Problems take 'Doc' Holliday

January 03, 2005|by SCOTT BUTKI

Editor's note: This is the fourth in a monthly series highlighting excellent educators in Washington County high schools. Next month: North Hagerstown High School.

HANCOCK - A survey David "Doc" Holliday once took to help him choose a career path suggested three options: bartender, disc jockey or guidance counselor.

"I don't drink, and I'm not comfortable being heard every second on the radio," said Holliday, 47, who has worked as a guidance counselor for 24 years, first in Morgan County, W.Va., then in Washington County Public Schools.

During that time, he has worked with students of every grade, said Holliday, of Paw Paw, W.Va.

"I got the kids crying because they have to come to school and crying because they have to leave school when they had to graduate. But it is really special if you can know them for the whole span and have a relationship," Holliday said.


He currently works at Hancock Middle-Senior High School, mostly with middle school students. As part of his work, he teaches two classes for students to help them reach their potential, he said.

"He is a big advocate for kids," said Warren Barrett, the school's principal.

"One of the biggest things I have noticed is that Mr. Holliday has a great rapport with kids," Barrett said. "He can talk with kids on any subject. Kids feel comfortable sharing with him their needs and concerns."

Holliday tells students personal anecdotes about events in his life and his frankness helps him connect with students.

"They must believe you are genuine, you are real. You are doing it not just because it is a job but because you care about what you are doing," he said.

Holliday said his favorite part of the job is finding fun during the day. It is important to have a good sense of humor, he said.

"I try to be a positive and friendly role model," he said.

Holliday likes being a guidance counselor in middle school for the same reason many guidance counselors avoid that age group.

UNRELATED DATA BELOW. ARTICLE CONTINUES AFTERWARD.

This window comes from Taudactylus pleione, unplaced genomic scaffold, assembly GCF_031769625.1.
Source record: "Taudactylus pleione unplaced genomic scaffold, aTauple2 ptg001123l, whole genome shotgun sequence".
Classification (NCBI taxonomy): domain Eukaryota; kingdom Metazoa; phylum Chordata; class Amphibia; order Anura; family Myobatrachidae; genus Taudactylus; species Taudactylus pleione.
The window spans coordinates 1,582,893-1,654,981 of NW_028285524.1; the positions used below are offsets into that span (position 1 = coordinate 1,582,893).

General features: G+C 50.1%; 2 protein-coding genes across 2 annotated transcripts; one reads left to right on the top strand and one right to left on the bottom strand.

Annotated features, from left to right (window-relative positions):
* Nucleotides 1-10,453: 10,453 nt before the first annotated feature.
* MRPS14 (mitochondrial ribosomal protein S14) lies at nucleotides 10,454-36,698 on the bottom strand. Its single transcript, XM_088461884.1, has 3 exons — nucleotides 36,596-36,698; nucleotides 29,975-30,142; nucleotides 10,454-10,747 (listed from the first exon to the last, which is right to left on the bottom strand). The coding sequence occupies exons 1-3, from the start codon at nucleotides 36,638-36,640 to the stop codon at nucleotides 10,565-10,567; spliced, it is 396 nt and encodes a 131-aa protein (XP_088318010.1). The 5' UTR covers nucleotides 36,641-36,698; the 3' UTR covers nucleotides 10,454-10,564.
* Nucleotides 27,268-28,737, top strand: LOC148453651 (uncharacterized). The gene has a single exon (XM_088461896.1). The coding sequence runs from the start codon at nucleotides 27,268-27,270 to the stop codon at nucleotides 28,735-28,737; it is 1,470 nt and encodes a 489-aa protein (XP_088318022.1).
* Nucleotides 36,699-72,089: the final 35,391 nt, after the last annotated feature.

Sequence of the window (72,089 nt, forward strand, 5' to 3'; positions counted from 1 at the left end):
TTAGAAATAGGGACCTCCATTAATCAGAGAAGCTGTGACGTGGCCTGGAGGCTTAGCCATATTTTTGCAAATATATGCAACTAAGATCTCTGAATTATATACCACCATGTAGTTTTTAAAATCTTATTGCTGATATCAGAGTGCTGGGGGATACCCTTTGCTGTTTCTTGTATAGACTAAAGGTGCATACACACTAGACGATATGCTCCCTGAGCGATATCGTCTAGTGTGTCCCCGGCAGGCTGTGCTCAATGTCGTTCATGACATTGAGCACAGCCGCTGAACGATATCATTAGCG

"Everything is a crisis," he said.

He has asked students coming to see him to indicate whether their issue is an emergency, and whether the student is seeing him because she is having problems in a class or because of an upset friend, she will say it is, he said.

But the way he looks at it, the times when students go to counselors for help - even if they are not emergencies - are exactly when they are needed the most.

A guidance counselor who dismisses as trivial something the student considers an emergency is missing an opportunity, he said.

By taking their problems seriously, Holliday lets his students know he wants to help them.

The experience increases the chance that students will go to him and trust him when a real emergency occurs, Holliday said.

The most difficult part of his job is the stress, he said.

"I can get so involved with the student and the family that I can't just go home and forget about it. You try not to take it home with you, but you do," he said.

Holliday likes the small-town atmosphere of Hancock, which he described as "kind of Mayberry."

It reminds him of where he grew up, Yellow Spring, W.Va., he said.

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